Perfect Posts | September 2018

Perfect Posts | September 2018

What better way to spend a Monday afternoon than curled up with a cup of coffee (I don’t drink tea and I’m prepped and primed for consequent judgement) and some new pieces of recommended writing to dive into?


I’m kicking off this month with another selection of brilliant articles and blog posts that I’ve found recently in the third instalment of my Perfect Posts series.

If you’re new to my blog and this is your first time reading a Perfect Posts blog post, welcome! I pretty much just explained the entire concept so there’s not much more to say other than I hope you find each article as captivating as I did.

This month’s pieces are extremely varied in content and I’m really looking forward to hearing your thoughts on them!

Obviously each piece obviously speaks for itself, so I’m going to stop blabbing and get straight to it!



Please Stop Merchandising Mental Illness

Rhiannon Picton-James for The New York Times

FINALLY, SOMEONE SAID IT. The fashion industry’s decision to start including mental illness-related slogans and images across products has been angering me for years, so when I found Rhiannon’s article I was so relieved to see that not only had she explored this issue so eloquently and on so great a platform.

Seeing or experiencing illness makes any glamorization of it entirely ridiculous. Depression is not an effective way of ensnaring a man. Nor is it a love song to bop along with, a fashionable illness, or a fad for bloggers to wear for a few weeks, post about on Instagram, favorite and then disregard.

The 1986 movie “Betty Blue” turned men on to a concept of women with mental illness as impossibly chic, French and sexually insatiable. More recently the Netflix series “13 Reasons Why,” which has been commissioned for a third season, has explored the reasons a pretty high school teen takes her own life from the point of view of her classmate and colleague Clay, who is in love with her.

Clay “sure has a thing for complicated girls,” one character on the show says. But the conceit falls apart when you replace mental illness with something physical. “You sure have a thing for girls with respiratory problems” doesn’t work. Nor do I forecast Skinnydip achieving the same sales results with accessories that read “I have Lyme disease.”




Ethical Influencing: Why Bloggers Need to Do Better

Vix Meldrew

This is a topic I’m seeing gain more prevalence in the blogging world, which I’m very pleased about. It can be so expensive to try to keep up with the content deemed ‘relevant right now’ in this unpredictable and fast-paced industry. Not only do we need to start thinking more about what we’re promoting and why we’re promoting it, but how the products promoted by fellow content creators are affecting our own shopping habits.

We only have to blink through one day’s scroll of Instagram to be inundated with Tummy Flattening Tea that only slims you down by making you shit yourself.

Or a face-mask that is so harmful for your skin that it effectively rips it off as you peel it off?

Or those toothpastes that have been proven to make your teeth MORE sensitive whilst not even offering a shade or two whiter?

What is the influencer’s thought process here?

Are they now so far removed from their audiences, that they don’t even care that the products they promote can be actively harmful, as long as they can make a quick pay check?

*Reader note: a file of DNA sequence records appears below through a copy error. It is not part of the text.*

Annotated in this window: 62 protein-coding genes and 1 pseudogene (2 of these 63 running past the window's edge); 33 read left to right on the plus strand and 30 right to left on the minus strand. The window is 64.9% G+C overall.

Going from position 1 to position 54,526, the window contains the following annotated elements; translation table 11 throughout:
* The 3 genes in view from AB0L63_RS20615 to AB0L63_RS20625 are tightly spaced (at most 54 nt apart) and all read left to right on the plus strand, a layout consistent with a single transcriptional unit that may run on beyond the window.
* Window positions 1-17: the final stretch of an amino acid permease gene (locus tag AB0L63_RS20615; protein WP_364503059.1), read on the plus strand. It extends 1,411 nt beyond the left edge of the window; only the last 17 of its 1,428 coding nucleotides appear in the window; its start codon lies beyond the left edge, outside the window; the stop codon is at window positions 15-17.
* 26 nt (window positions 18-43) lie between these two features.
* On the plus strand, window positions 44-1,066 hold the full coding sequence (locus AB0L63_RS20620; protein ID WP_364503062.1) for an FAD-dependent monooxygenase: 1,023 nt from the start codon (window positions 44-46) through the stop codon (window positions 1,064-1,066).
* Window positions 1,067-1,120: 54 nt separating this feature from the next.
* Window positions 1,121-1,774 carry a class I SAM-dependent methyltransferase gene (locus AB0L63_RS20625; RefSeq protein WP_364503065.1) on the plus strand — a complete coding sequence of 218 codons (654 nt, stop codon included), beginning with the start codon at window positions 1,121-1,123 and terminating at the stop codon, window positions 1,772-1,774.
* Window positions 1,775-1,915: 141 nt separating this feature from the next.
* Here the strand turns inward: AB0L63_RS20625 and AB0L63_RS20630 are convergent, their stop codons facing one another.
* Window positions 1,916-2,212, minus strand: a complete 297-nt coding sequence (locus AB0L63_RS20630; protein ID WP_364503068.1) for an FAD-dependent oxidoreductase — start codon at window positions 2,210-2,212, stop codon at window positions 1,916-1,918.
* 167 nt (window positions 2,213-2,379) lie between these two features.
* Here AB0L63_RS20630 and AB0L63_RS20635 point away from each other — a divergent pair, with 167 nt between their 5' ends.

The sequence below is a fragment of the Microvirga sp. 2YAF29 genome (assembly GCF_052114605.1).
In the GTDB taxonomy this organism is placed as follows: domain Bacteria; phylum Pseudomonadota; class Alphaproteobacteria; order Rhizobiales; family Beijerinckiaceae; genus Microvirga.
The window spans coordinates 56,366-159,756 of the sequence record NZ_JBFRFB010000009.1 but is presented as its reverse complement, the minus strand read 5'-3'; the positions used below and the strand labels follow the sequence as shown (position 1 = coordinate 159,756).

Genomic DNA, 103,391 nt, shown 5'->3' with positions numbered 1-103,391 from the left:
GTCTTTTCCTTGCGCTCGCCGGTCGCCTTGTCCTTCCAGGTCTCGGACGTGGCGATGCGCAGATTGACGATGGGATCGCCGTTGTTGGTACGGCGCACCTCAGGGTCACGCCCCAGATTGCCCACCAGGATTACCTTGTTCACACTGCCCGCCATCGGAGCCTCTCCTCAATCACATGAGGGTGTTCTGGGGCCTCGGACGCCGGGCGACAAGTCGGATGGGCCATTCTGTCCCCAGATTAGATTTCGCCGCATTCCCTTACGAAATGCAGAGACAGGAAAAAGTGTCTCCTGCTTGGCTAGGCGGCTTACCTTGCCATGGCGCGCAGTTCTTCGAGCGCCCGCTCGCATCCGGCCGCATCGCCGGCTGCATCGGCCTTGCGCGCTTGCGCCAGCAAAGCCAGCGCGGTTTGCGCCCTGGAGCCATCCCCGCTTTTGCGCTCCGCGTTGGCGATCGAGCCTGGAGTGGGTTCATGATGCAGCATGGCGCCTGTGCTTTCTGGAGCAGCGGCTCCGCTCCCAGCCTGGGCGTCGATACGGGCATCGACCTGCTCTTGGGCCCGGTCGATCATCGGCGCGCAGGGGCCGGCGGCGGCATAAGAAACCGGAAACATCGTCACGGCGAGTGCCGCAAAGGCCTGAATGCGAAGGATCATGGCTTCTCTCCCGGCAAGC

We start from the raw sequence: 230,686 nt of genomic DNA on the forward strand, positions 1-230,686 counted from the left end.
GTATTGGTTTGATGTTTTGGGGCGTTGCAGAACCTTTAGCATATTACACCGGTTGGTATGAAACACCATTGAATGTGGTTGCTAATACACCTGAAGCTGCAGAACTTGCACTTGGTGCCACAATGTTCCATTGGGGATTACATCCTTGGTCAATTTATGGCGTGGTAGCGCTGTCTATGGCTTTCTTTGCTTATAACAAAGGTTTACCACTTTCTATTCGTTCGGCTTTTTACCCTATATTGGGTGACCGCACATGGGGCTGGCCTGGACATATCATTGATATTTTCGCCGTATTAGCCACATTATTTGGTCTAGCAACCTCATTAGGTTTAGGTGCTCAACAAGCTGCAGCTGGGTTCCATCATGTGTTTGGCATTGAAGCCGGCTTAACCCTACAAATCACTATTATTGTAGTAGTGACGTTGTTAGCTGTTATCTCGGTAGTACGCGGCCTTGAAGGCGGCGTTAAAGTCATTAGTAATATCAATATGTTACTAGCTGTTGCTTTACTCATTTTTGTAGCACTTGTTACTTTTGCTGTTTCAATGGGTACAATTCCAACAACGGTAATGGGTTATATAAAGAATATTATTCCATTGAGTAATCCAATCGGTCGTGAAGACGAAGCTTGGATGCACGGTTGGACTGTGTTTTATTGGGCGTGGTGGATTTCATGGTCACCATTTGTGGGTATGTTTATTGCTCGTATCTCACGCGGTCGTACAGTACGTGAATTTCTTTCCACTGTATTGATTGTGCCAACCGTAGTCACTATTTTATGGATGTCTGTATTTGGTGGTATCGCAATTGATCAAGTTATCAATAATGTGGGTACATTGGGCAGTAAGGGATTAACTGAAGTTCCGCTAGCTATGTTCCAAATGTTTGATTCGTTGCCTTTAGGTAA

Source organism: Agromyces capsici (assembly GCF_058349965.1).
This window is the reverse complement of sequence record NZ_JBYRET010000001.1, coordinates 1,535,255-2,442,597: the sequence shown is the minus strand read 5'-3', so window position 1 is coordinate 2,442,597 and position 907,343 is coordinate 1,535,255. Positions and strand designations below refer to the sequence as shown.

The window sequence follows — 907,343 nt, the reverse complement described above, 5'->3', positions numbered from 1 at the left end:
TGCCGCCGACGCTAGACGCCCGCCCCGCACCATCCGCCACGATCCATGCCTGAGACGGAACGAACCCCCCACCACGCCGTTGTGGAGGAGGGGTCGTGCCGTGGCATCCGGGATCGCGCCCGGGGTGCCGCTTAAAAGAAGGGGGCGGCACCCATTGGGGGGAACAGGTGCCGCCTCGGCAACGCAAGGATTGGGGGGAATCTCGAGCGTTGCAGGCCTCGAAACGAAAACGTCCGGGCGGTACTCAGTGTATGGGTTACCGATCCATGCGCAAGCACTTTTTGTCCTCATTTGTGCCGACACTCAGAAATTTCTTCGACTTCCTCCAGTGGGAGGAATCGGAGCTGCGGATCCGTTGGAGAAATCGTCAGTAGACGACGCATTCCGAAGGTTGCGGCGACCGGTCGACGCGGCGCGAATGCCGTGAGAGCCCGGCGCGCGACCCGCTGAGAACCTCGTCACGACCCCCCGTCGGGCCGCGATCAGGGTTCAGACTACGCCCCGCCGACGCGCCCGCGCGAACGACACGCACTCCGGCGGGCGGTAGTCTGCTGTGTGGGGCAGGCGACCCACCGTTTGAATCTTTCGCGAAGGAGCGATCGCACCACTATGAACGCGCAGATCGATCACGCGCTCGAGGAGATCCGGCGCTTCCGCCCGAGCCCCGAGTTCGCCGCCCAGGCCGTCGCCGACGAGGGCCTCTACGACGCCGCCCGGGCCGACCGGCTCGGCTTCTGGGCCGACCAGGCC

Dealing with Unwanted Male Attention

Tish Collins / The Sunday Diary

A post I wish I’d found at a younger age, unfortunately.

One of the most common things women have to deal with is cat-calling and street harassment. It’s something that all women will face at some point in their lives, often on a regular basis. It often tends to make women feel nervous and self-conscious, and it definitely gets worse during the Summer season. For me, the most important thing is to not let it affect the way you dress.




5 Simple Ways to Be a Better Ally to Non-Binary People

Jamie Windust for The Cosmopolitan

The absolutely stunning Jamie – who happens to be Editor in Chief of the gorgeous FRUITCAKE Magazine – has written an article that we all need to read. It’s clear, concise, informative and urgent, filled with simple, easy tips on how to be the ultimate ally. Please share it!

Smiling is such an effective tool when it comes to boosting someone’s mood and showing solidarity. As someone who lives in London, I know it’s not a classic thing to do. But, if you see someone and think they might be feeling vulnerable or stressed, throw them a smile and you’ll be sure to get one back.




Glossier CEO Emily Weiss Doesn’t Have Time for Excuses

Leah Fessler for Quartz

This interview with the incredible Emily Weiss is absolutely fascinating both in terms of understanding her background and finding out where she’s at right now with her career. Her insights into an increasingly visceral industry and its strengths and weaknesses, combined with the understanding of what makes an exceptional beauty experience is extremely interesting. Whether you’re a new entrepreneur or you’ve been running an independent business for years, this one’s worth a read.

It’s important to me to always listen and never be too precious with my time. There’s no hierarchy when it comes to a good idea, whether it comes from an intern or an executive, so the same should be true when it comes to my attention.


I hope you had a wonderful August and that September is your greatest month yet!

Which posts have you discovered recently that have changed your perspective on something? Are there any articles that have been playing on your mind since you read them?

Please leave links down below so I can check them out!


featured photo: Up Productions
photos: my own / Hello Giggles / Hollywood Life / AZ Vision / Cosmopolitan


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